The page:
The Financial Instability Hypothesis implies that an economy will be deflation and depression if its debt-to-GDP ratio is too high. The explanation is simply: on one hand, falling asset price results in a rising outstanding debt in real terms; on the other, the deleveraging of outstanding debts increases the rate of deflation. Therefore, debt and deflation react to one another which will eventually result in depression.

Debt Deflation and Irving Fisher

Irving Fisher’s Debt Deflation theory attributes the crises to the bursting of a credit bubble, which unleashes a series of effects that negatively impact an economy:

  • Debt liquidation and distress selling
  • Contraction of the money supply as bank loans are paid off
  • Pessimism and loss of confidence
  • Hoarding of money
  • A fall in the level of asset prices
  • A greater fall in the net worth of business, precipitating bankruptcies
  • A fall in profits
  • A fall in nominal interest rates and a rise in deflation-adjusted interest rates
  • A reduction in output, in trade and employment

Beyond that, there are other interrelations that can be implied from the Debt Deflation theory. To summarize, price change causes corresponding fluctuation in the volume of trade, employment, bankruptcies, and rate of interest. My key takeaway from this book is that if the Debt Deflation holds true, the infectiousness of depressions internationally is primarily due to a common gold monetary standard and there should be found little tendency for a depression to pass from a deflating to an inflating or stabilizing economy. Great depressions are preventable through reflation and stabilization.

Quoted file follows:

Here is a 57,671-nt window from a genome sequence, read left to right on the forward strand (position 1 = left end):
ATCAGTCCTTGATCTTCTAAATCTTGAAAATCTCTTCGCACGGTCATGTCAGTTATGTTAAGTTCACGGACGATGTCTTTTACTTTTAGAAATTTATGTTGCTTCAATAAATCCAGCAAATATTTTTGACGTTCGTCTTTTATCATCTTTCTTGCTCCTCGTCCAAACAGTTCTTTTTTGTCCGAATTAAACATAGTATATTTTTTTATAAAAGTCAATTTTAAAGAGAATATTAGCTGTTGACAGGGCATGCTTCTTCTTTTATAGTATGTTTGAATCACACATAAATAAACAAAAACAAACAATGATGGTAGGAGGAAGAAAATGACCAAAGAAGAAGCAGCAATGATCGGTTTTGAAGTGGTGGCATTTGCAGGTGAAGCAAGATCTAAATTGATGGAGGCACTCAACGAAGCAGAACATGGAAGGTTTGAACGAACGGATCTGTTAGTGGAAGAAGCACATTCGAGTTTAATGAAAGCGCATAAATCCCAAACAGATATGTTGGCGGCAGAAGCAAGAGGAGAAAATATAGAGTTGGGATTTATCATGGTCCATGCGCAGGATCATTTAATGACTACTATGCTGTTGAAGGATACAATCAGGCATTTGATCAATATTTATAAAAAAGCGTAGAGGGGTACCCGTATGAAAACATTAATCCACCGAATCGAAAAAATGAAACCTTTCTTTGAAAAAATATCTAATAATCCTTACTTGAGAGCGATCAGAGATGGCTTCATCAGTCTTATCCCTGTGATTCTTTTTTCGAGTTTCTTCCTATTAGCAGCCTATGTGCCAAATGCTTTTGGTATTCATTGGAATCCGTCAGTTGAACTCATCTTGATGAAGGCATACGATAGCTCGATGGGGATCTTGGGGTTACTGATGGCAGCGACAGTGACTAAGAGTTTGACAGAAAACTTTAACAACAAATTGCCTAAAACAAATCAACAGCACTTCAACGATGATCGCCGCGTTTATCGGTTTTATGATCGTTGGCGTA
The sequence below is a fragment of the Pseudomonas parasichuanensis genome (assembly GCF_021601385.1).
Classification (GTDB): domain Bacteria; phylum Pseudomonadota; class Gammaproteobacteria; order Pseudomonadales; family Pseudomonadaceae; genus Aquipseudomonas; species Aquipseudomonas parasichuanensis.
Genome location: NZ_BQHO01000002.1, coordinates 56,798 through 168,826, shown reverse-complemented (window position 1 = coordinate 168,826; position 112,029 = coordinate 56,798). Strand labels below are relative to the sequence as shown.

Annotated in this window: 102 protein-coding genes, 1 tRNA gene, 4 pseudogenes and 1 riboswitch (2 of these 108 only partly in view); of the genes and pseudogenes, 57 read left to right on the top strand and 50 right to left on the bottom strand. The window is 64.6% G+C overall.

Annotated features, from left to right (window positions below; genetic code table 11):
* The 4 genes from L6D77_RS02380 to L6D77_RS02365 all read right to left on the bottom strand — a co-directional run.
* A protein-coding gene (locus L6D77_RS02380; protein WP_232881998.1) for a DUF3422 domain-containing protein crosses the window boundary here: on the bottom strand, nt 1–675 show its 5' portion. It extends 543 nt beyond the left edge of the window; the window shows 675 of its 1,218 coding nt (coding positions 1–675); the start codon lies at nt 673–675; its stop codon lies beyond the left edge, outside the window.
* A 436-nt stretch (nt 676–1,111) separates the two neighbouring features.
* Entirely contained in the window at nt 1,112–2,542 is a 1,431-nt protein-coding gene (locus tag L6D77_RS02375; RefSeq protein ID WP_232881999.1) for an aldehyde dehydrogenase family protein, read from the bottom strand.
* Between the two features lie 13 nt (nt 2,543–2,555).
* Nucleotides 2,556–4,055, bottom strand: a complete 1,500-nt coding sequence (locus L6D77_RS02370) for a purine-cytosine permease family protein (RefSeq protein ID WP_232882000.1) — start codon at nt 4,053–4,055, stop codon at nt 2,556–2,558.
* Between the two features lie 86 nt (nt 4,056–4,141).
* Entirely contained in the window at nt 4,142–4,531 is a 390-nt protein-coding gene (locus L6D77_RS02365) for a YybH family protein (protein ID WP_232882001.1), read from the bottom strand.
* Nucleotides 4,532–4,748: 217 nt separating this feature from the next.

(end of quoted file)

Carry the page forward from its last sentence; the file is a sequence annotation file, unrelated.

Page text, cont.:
Reinhart and Rogoff and The Debt-to-GDP Ratio

In January 2010, Carmen M. Reinhart and Kenneth S. Rogoff exploit a new multi-country data set on central government debt as well as more recent external debt evidence to search for a systematic relationship between debt levels, growth and inflation. The key findings are summarized below:

RR Summary Table

*Source: Growth in a Time of Debt, Reinhart & Rogoff, National Bureau of Economic Research

Reignhart and Rogoff also find:

1)      The relationship between government debt level and real GDP growth is weak for the debt-to-GDP ratios below a threshold of 90 percent of GDP.

2)      The threshold for government debt is similar in advanced and emerging economies.

3)      There is no contemporaneous link between inflation and government debt levels for the advanced economies.

4)      By contrast, in emerging markets, inflation rates rise sharply as government debt level increases.